How Student Leaders Can Bounce Back After a Setback (a better approach to SMART Goals)

Posted on November 7, 2018

Many student leadership organizations use the SMART goals acronym to help their student leaders set goals. SMART stands for:

  • Specific
  • Measurable
  • Attainable
  • Relevant
  • Time-Bound

This acronym is simple and straightforward, and that’s what makes it so helpful. If student leaders write goals that are specific, measurable, attainable, relevant, and time-bound, they should end up with a solid list of goals.

But setting goals does not guarantee their accomplishment. Additionally, since most student leaders are new to the goal-setting process, they are likely to fall short in achieving some of their goals. This is why it’s important to also equip student leaders with the mindset of how to bounce back after a setback with their goals.

High-Intention Low-Attachment Mindset

Consider equipping your student leaders with a High-Intention Low-Attachment mindset. It’s a simple concept to understand, and it’s very helpful when experiencing a setback.

Here’s the basic idea…

High Intention. This is the mindset to use when setting SMART goals. You set goals with the highest intention of achieving them. You also have high intentions of accomplishing all the steps needed to attain your goals.

Low Attachment. This is the mindset to embrace while pursuing goals. Low attachment does not mean you are uninterested in achieving a goal. It simply means that if the goal is not accomplished, it won’t devastate or ruin you. Will you be disappointed? Of course. But it won’t rock your world. You will continue to have high attachment to the things you can control (i.e. your efforts) while maintaining low attachment to what you cannot control (i.e. the results). You acknowledge your disappointment in not accomplishing the goal, but you quickly learn what you can from the situation and prepare for the next opportunity to achieve your goal.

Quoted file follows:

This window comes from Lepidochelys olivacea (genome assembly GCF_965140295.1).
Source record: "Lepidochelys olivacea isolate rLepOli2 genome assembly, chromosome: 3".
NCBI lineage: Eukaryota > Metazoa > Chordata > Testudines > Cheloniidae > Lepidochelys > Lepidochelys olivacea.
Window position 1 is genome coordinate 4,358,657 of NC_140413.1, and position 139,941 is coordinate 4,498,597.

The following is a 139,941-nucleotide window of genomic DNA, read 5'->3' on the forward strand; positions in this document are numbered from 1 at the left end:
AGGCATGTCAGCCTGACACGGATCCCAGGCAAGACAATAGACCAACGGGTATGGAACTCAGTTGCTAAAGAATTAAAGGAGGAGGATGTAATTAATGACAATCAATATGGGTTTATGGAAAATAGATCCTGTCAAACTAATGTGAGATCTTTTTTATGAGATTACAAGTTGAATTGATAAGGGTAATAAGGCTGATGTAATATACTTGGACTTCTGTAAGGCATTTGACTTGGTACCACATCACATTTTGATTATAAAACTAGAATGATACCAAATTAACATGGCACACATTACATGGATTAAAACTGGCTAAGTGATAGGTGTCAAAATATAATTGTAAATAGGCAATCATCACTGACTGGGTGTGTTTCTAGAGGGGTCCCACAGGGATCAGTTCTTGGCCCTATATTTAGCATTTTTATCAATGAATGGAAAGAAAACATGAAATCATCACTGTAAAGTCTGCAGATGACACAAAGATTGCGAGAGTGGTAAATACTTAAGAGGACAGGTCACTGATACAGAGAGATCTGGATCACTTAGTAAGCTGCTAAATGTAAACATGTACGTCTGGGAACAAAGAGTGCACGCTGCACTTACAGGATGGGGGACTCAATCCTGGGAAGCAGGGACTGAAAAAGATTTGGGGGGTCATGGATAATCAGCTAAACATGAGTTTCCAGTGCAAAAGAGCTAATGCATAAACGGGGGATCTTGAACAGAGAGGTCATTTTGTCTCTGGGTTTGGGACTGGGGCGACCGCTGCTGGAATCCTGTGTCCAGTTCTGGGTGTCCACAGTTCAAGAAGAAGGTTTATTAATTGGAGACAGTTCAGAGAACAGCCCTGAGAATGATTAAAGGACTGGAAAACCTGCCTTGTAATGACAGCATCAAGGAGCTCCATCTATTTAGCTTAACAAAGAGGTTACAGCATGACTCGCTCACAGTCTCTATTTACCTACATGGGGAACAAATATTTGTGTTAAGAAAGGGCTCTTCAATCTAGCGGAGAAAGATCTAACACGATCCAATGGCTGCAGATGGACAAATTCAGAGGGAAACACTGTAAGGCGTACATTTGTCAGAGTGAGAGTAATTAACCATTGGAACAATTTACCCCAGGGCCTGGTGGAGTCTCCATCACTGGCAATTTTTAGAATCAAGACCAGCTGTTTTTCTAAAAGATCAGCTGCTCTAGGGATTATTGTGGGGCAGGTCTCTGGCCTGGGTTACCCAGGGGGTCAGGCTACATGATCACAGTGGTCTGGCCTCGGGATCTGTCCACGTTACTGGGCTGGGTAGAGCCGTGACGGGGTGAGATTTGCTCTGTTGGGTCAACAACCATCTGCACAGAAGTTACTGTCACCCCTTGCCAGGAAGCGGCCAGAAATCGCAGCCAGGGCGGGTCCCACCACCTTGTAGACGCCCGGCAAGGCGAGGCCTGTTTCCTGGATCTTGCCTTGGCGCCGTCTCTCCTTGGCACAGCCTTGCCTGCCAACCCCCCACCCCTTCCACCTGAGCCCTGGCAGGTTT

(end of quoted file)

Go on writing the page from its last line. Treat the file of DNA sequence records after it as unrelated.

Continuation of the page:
How a High-Intention Low-Attachment Mindset Works in Real Life

Here’s an example of what this mindset looks like with student leaders…

Your student leadership team set a SMART goal back in June to grow the membership of your organization 20 percent by November 1. Your team created an excellent plan that included a marketing campaign, informational meetings, and a highly-visible service project (i.e. high intention). Yet November 1 rolled around and, while your membership has grown, the growth rate was 9.5 percent instead of 20 percent.

Is your team disappointed? Yes.

Does it rock their world? No.

Why? Because your student leaders are equipped with a High-Intention Low-Attachment mindset. They acknowledge the shortfall of not achieving the goal (i.e. low attachment), yet they celebrate the fact that they accomplished the three major tasks in their plan (i.e. high-intention). Additionally, they recognize they are closer to achieving this goal, so they regroup and develop new strategies for accomplishing the goal (i.e. high intention again).

 

High-Intention Low-Attachment Mindset. Training your student leaders in how to set SMART goals is vital. Yet equipping them with a High-Intention Low-Attachment Mindset is just as important. It will prepare them with the attitude and aptitude to bounce back after a setback.

 

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